Rolex was founded in 1905 by a German, Hans Wilsdorf, and an Englishman, Alfred Davis. Initially based in London, the company moved to Geneva, Switzerland in 1919, where they manufacture watches to this day.

Fast forward to the second world war. Switzerland continued with its long tradition of neutrality, however, Wilsdorf, a committed supporter of the British cause decided to help by practically giving away state-of-the-art watches to officers who had been captured by German forces and were prisoners of war.

The Geneva Convention ensured prisoners of war had the right to receive mail and packages via the Red Cross, so Wilsdorf encouraged the captured servicemen to write to him so he could send them a new Rolex to replace their own watches which had been confiscated by the Germans. The deal was that the new watch would be paid for after the war when Europe was freed from Nazi rule. That way, Wilsdorf gave the prisoners hope by clearly stating that the war was going to end in their favour.

Corporal Clive Nutting, ordered a stainless steel Rolex Oyster 3525 Chronograph. The request was sent directly to Hans Wilsdorf with an explanation that he would pay for it with money he’d saved by working as a shoemaker at the camp. The watch arrived four months later, accompanied by a letter handwritten by Wilsdorf himself.

Nutting was one of the masterminds of the famous great escape from Stalag Luft III prisoner of war camp, perhaps the most audacious escape project carried out during WW2. He used his Rolex specifically to measure the frequency of German patrols in the camp, which was all part of the bigger plan.

Situated deep within Nazi-occupied Poland, some 100 miles southeast of Berlin, the camp was considered one of the hardest to escape from. Undeterred, Nutting, together with RAF Squadron Leader Roger Bushell, conceived the plan for a mass escape in the spring of 1943. Interestingly enough, Bushell has connections with Hermanus where TimeTraders is based – you’ll find his name on the local War Memorial.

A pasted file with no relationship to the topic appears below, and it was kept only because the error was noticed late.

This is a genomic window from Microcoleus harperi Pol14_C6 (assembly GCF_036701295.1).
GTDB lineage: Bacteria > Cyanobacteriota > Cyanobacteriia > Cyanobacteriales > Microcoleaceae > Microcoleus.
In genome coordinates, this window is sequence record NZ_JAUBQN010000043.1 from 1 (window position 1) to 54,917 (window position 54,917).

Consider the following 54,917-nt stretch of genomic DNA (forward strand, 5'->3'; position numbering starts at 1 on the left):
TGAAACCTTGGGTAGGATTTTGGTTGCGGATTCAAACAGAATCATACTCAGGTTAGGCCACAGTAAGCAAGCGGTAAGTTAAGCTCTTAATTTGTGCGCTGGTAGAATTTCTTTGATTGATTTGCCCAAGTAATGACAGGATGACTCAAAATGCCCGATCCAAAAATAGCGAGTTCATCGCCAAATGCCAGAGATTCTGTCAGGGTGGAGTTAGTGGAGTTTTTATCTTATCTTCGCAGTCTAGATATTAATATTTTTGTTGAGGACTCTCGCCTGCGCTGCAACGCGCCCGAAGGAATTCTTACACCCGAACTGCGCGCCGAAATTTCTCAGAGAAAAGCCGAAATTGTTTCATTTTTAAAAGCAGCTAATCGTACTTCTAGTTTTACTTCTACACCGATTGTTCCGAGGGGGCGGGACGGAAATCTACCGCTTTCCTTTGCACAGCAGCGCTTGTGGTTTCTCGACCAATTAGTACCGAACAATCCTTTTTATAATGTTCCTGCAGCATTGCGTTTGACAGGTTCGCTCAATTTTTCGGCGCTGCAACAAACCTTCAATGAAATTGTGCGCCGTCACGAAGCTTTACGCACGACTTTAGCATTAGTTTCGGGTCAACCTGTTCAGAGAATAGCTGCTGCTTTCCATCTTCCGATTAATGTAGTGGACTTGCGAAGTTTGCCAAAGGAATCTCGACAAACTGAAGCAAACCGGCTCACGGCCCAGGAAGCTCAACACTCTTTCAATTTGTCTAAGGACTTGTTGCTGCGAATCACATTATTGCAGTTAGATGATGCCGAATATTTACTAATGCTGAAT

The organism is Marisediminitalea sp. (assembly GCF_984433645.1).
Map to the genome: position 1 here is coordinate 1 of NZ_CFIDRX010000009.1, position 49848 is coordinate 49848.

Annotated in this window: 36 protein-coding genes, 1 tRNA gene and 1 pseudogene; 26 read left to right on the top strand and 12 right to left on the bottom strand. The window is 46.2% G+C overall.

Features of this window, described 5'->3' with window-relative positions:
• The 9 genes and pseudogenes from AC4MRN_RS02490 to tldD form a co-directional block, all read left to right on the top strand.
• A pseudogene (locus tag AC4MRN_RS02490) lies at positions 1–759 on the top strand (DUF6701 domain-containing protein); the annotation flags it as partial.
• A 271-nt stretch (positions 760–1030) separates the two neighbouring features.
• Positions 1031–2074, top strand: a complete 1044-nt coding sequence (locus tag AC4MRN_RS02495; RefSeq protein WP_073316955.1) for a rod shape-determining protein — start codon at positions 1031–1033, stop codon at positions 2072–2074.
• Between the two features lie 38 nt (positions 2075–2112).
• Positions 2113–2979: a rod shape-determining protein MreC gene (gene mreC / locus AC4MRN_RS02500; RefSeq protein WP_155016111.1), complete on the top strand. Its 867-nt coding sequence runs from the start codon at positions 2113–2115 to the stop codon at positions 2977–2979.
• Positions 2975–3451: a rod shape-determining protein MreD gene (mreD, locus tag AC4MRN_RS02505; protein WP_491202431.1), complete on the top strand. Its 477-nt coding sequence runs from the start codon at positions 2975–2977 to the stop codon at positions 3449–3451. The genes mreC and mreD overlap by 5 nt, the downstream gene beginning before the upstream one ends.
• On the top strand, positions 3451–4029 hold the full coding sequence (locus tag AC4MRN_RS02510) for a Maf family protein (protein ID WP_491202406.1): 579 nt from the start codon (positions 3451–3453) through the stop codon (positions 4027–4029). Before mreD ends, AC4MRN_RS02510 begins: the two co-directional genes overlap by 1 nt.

The plan involved digging three separate tunnels which, in typically English fashion, were named Tom, Dick, and Harry. Each tunnel was dug 9 metres below the surface and had electric lighting, a wooden railway, and an ingenious air pump. In the end, only Harry was used as the other two were discovered by the Germans and destroyed.

Unfortunately, the daring escape turned out to be a failure. Only 76, of the planned 200 actually made it out and most, including Nutting, ended up back in their camp within a few days. Sadly, 50 were executed by the Gestapo, following orders directly from Adolph Hitler. Three men did make it all the way which is a scant reward for such a huge effort.

The story was forever immortalised in the 1963 Hollywood blockbuster “The Great Escape”, starring Steve McQueen. If you haven’t seen it yet, you must!

After the war, Nutting returned to England and received a bill for his Rolex. Due to currency export controls in England, he was charged a mere £15. In 2007 both the watch and the correspondence between Wilsdorf and Nutting were sold at auction for the price of £66,000.

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